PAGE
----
- Name also: Common Toadflax, Butter and Eggs
- Family: Plantain Family – Plantaginaceae
(formerly Figwort Family – Scrophulariaceae)
- Height: 20–70 cm (8–28 in.). Stem unbranched, sturdy, fine-haired.
- Flower: Irregular (zygomorphic). Corolla yellow, fused, bilabiate, spurred, 25–30 mm (1–1.2 in.) long. Upper lip 2-lobed; lower lip 3-lobed, base orange protuberance closing corolla tightly at base. Spur 6–12 mm (0.24–0.48 in.) long, slim. Calyx fused, 4-lobed. Stamens 4. Gynoecium fused, single-styled. Inflorescence a long, abundantly-flowered, spike-like terminal raceme.
- Leaves: Lowest opposite, upper alternate. Stalkless. Blade linear, sharp-tipped, margins revolute.
- Fruit: Almost round, 5–10 mm (0.2–0.4 in.) long capsule. Seed winged, disc-like.
- Habitat: Sandy and gravelly sea shores, rocky outcrops, roadsides, harbour areas, dry waste ground, grain fields, sown lawns, field banks. Also an ornamental and a left-over and escape from old gardens.
- Flowering time: July–September.
Toadflaxes are abundant in western Asia and around the Mediterranean. Many of them favour culturally-influenced areas, at least to at least a certain extent.
Yellow toadflax is a perennial, strong-rooted herb which has root buds. It flowers on roadsides right up until late September. In Finland it is native to coastal rocky outcrops. Inland plants may be established aliens that arrived later. Yellow toadflax has a beautiful flower and has thus been transplanted into gardens as an ornamental and found new habitats in this way.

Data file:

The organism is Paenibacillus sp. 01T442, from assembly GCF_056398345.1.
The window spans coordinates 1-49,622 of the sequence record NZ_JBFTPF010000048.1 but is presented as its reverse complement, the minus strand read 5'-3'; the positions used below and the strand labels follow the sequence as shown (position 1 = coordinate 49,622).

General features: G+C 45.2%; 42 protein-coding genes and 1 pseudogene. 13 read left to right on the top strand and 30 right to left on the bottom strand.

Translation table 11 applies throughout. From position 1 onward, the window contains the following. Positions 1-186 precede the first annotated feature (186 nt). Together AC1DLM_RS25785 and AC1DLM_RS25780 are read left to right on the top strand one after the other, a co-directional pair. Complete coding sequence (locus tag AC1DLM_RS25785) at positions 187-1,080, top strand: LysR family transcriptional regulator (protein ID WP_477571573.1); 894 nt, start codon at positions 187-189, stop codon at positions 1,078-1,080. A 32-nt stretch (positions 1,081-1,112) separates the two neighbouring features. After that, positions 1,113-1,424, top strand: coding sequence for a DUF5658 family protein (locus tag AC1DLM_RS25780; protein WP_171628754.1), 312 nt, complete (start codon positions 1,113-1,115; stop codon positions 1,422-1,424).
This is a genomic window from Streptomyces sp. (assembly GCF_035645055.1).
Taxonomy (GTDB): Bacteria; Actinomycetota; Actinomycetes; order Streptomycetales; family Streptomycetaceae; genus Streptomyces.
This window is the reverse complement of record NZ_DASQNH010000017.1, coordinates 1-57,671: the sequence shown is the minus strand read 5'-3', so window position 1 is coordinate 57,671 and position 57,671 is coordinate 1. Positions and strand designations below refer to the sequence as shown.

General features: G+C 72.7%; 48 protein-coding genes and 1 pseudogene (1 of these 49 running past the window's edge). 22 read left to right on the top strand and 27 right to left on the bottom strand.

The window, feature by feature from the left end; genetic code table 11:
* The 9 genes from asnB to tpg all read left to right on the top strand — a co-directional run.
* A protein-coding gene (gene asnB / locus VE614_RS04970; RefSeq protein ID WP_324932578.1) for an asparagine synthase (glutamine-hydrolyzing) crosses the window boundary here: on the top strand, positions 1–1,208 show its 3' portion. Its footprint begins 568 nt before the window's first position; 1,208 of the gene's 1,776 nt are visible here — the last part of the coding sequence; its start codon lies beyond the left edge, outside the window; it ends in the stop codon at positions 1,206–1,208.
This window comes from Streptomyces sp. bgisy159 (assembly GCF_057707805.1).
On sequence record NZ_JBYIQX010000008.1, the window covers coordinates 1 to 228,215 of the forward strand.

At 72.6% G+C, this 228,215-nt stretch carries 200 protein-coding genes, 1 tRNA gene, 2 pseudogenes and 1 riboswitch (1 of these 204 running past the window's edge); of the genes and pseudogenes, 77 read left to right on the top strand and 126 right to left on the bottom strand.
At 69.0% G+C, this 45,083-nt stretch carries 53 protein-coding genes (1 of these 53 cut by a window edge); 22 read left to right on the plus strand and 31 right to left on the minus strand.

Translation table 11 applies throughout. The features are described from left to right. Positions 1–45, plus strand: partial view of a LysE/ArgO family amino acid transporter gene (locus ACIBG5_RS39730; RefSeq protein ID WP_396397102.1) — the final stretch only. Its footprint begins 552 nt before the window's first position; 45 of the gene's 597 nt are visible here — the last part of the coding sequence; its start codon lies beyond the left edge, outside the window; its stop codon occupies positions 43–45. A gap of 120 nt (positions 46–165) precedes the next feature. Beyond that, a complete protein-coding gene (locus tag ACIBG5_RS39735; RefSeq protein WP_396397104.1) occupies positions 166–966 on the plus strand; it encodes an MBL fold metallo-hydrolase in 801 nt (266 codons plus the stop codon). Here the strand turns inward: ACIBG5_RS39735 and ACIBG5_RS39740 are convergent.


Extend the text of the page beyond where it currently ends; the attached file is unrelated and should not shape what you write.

The lower lip of yellow toadflax’s special-looking corolla has two swellings which tightly seal the throat of the flower, meaning that only bumblebees and several other strong insects are able to open the flower, reach the store of nectar in the spur and pollinate the plant. The specialized flower on the one hand reduces the amount of competition between pollinators and on the other hand increases their loyalty to a single plant. Both sides make use of the fact that there is enough nectar for the plant’s rare and chosen pollinators, and the plant’s pollen goes to the right address in the form of a stigma of the same species. Actually certain hymenopterans which cannot enter the plant by the normal route bite a hole in the tip of the spur and make off with the nectar without giving anything in return.